Lincoln Benefit Life v. Wilson
MEMORANDUM AND ORDER - Defendant's motion for judgment as a matter of law is granted, and judgment will be entered by separate document generally providing that Defendant will recover from Plaintiff the sum of $1,575,023.39 plus taxable costs. Ordered by Senior Judge Richard G. Kopf. (GJG)
IN THE UNITED STATES DISTRICT COURT
FOR THE DISTRICT OF NEBRASKA
LINCOLN BENEFIT LIFE,
JAMES W. WILSON,
This matter is before the court on Defendant’s Rule 50 motion for judgment as
a matter of law at the close of all the evidence. The motion will be granted and
judgment will be entered awarding Defendant damages for unpaid commissions and
In a Rule 50 motion for judgment as a matter of law, the inquiry is whether the
evidence presents a sufficient disagreement to require submission to a jury or whether
it is so one-sided that one party must prevail as a matter of law. Kinserlow v. CMI
Corp., 217 F.3d 1021, 1025 (8th Cir. 2000). “ Rule 50(a) allows the judge in a jury
trial to enter judgment against a party with respect to a claim or defense ‘that cannot
under the controlling law be maintained or defeated without a favorable finding on
that issue,’ when the party has been fully heard on the issue and ‘there is no legally
sufficient evidentiary basis for a reasonable jury to find for that party on the issue.’”
Id. (quoting Fed.R.Civ.P. 50(a)). The court must view the evidence in the light most
favorable to the nonmoving party and must not engage in a weighing or evaluation of
the evidence or consider questions of credibility. Id. The court should grant judgment
as a matter of law only when all of the evidence points one way and is susceptible of
no reasonable inference sustaining the position of the nonmoving party. Id.
Nevertheless, even under this exacting standard, the nonmoving party is only entitled
to the benefit of reasonable inferences. Id. (emphasis added). A reasonable inference
is one which may be drawn from the evidence without resort to speculation. Id. When
the record contains no proof beyond speculation to support the verdict, judgment as
a matter of law is appropriate. Id.
There is no dispute that the question of Plaintiff’s liability on Defendant’s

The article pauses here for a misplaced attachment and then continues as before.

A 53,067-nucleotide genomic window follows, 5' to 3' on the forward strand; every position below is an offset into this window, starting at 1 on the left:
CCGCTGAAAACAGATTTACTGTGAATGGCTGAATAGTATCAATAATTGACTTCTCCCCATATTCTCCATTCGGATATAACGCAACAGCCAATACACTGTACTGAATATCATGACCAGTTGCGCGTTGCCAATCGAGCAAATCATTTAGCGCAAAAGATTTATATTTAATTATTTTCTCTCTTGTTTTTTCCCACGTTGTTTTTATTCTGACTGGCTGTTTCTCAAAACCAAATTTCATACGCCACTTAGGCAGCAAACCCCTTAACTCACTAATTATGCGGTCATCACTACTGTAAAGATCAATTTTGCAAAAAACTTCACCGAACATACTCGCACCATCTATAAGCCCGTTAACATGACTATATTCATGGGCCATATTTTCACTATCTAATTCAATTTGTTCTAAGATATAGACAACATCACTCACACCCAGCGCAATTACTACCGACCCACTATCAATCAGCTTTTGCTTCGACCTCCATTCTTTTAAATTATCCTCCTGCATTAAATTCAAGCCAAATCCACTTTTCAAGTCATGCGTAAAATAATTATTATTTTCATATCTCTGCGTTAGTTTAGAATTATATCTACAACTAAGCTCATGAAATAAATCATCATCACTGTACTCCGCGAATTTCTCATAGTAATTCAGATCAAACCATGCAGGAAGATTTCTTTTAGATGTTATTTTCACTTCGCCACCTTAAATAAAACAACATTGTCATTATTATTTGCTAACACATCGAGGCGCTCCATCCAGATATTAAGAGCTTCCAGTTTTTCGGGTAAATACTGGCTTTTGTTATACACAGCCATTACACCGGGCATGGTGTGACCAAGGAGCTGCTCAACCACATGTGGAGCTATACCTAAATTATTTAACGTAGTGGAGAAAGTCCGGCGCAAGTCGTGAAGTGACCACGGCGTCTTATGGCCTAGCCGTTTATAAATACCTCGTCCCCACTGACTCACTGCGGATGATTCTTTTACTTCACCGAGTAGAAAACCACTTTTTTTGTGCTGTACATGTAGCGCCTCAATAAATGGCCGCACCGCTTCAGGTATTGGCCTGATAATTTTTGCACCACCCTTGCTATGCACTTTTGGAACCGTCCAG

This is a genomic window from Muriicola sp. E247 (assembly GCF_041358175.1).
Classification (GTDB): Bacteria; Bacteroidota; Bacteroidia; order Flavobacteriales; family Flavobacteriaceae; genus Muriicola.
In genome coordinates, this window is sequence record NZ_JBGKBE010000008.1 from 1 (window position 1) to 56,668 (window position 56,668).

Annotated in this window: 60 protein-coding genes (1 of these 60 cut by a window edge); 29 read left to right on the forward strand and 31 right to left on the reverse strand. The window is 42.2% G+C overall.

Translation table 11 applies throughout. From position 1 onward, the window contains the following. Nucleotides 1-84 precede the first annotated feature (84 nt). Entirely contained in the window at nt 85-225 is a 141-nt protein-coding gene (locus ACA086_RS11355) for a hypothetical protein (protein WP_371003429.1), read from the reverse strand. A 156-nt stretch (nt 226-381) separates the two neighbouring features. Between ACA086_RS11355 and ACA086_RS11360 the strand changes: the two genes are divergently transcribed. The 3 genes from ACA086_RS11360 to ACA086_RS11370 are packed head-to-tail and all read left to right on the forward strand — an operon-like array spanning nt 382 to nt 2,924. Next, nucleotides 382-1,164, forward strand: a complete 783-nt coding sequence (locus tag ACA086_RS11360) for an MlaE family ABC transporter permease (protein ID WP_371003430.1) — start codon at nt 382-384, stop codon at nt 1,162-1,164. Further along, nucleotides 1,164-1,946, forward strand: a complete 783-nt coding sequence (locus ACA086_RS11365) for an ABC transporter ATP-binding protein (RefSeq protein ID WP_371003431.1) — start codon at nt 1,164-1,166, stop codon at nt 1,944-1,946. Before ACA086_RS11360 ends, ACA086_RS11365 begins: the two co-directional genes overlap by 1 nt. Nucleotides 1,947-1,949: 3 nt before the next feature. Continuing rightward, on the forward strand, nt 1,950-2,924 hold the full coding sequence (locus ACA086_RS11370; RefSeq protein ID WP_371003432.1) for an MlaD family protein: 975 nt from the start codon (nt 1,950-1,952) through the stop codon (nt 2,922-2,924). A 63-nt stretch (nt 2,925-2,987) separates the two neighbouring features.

counterclaim for commission payments hinges upon the meaning of the following
provision of the 2004 Agent’s Agreement:
Compensation – Your compensation shall be based on your personal
production and the production of all agents assigned to you. You shall
be compensated according to the Schedule of Commissions, as amended
from time to time, for premiums received on policies issued by LBL for
applications secured under this Agreement. Payment of commissions and
service fees shall be made at such times and in the manner LBL
considers appropriate for the efficient administration of this Agreement.
The Schedule of Commissions is subject to change by LBL, but any
change shall not apply to business written prior to the effective date of
the change. The statements issued by LBL concerning agent’s
commissions and service fees paid and/or payable, advances and
indebtedness shall be conclusive unless, within thirty (30) days
following receipt of the statement, you notify LBL of a dispute regarding
any transactions reported on that statement. If a policy on which you are
receiving commission or service fees lapses for any reason, no further
commission or service fees will be paid to you unless the policy is
reinstated solely due to your actions. If, for any reason, LBL refunds any
premium on which you received a commission or service fee, you shall
immediately repay to LBL the commission or service fee received on
(Defendant’s Exhibit 205, p. 4). It is also undisputed that an applicable provision of
the Schedule of Commissions states:
Term conversions. If a Term plan is exchanged for a universal life or
whole life policy within the first ten years, full first year commissions
will be paid on the premium actually paid by the policy owner up to the
target premium reduced by the conversion allowance, if any. If the
exchange occurs more than ten years after issue, all premiums for the
new policy will be commissioned at the renewal rate.
(Defendant’s Exhibit 205, p. 17).